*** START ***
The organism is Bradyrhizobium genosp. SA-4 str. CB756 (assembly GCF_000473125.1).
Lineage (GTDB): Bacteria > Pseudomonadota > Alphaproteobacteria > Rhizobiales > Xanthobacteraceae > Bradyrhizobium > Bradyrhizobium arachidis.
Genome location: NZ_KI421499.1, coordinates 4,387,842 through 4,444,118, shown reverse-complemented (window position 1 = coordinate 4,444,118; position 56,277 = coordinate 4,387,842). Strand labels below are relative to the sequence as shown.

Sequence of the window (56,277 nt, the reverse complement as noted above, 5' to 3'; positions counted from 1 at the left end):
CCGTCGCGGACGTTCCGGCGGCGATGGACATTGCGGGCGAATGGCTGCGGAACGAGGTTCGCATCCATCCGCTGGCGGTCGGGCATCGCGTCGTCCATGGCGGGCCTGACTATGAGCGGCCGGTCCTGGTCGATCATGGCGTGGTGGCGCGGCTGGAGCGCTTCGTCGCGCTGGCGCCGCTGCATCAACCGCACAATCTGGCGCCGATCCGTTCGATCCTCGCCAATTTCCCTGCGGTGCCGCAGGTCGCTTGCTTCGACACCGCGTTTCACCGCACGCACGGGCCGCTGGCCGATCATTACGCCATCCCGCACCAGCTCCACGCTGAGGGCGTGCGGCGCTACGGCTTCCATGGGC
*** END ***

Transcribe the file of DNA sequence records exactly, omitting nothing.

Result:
The organism is Bradyrhizobium genosp. SA-4 str. CB756 (assembly GCF_000473125.1).
Lineage (GTDB): Bacteria > Pseudomonadota > Alphaproteobacteria > Rhizobiales > Xanthobacteraceae > Bradyrhizobium > Bradyrhizobium arachidis.
Genome location: NZ_KI421499.1, coordinates 4,387,842 through 4,444,118, shown reverse-complemented (window position 1 = coordinate 4,444,118; position 56,277 = coordinate 4,387,842). Strand labels below are relative to the sequence as shown.

Sequence of the window (56,277 nt, the reverse complement as noted above, 5' to 3'; positions counted from 1 at the left end):
CCGTCGCGGACGTTCCGGCGGCGATGGACATTGCGGGCGAATGGCTGCGGAACGAGGTTCGCATCCATCCGCTGGCGGTCGGGCATCGCGTCGTCCATGGCGGGCCTGACTATGAGCGGCCGGTCCTGGTCGATCATGGCGTGGTGGCGCGGCTGGAGCGCTTCGTCGCGCTGGCGCCGCTGCATCAACCGCACAATCTGGCGCCGATCCGTTCGATCCTCGCCAATTTCCCTGCGGTGCCGCAGGTCGCTTGCTTCGACACCGCGTTTCACCGCACGCACGGGCCGCTGGCCGATCATTACGCCATCCCGCACCAGCTCCACGCTGAGGGCGTGCGGCGCTACGGCTTCCATGGGC